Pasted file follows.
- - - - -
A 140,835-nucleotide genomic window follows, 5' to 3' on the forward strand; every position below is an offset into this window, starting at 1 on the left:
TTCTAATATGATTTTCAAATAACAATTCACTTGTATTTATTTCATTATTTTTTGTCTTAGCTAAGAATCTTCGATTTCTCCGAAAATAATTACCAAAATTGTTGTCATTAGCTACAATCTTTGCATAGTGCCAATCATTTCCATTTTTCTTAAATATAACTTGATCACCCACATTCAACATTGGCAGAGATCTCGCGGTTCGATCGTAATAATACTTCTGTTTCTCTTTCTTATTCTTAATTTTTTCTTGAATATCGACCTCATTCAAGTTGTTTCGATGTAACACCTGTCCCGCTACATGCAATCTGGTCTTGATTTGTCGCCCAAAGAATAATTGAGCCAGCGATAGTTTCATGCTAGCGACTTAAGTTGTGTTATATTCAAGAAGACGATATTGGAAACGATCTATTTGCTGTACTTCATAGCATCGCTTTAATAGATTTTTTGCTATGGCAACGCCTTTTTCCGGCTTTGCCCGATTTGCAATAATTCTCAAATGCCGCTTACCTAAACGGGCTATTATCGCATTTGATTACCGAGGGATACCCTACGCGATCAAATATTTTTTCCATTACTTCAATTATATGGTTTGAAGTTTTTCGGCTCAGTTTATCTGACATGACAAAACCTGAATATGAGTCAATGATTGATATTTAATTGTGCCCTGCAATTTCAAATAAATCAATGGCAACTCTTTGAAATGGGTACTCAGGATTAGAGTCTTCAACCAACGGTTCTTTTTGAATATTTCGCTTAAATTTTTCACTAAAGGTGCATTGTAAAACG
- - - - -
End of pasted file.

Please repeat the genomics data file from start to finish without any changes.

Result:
A 140,835-nucleotide genomic window follows, 5' to 3' on the forward strand; every position below is an offset into this window, starting at 1 on the left:
TTCTAATATGATTTTCAAATAACAATTCACTTGTATTTATTTCATTATTTTTTGTCTTAGCTAAGAATCTTCGATTTCTCCGAAAATAATTACCAAAATTGTTGTCATTAGCTACAATCTTTGCATAGTGCCAATCATTTCCATTTTTCTTAAATATAACTTGATCACCCACATTCAACATTGGCAGAGATCTCGCGGTTCGATCGTAATAATACTTCTGTTTCTCTTTCTTATTCTTAATTTTTTCTTGAATATCGACCTCATTCAAGTTGTTTCGATGTAACACCTGTCCCGCTACATGCAATCTGGTCTTGATTTGTCGCCCAAAGAATAATTGAGCCAGCGATAGTTTCATGCTAGCGACTTAAGTTGTGTTATATTCAAGAAGACGATATTGGAAACGATCTATTTGCTGTACTTCATAGCATCGCTTTAATAGATTTTTTGCTATGGCAACGCCTTTTTCCGGCTTTGCCCGATTTGCAATAATTCTCAAATGCCGCTTACCTAAACGGGCTATTATCGCATTTGATTACCGAGGGATACCCTACGCGATCAAATATTTTTTCCATTACTTCAATTATATGGTTTGAAGTTTTTCGGCTCAGTTTATCTGACATGACAAAACCTGAATATGAGTCAATGATTGATATTTAATTGTGCCCTGCAATTTCAAATAAATCAATGGCAACTCTTTGAAATGGGTACTCAGGATTAGAGTCTTCAACCAACGGTTCTTTTTGAATATTTCGCTTAAATTTTTCACTAAAGGTGCATTGTAAAACG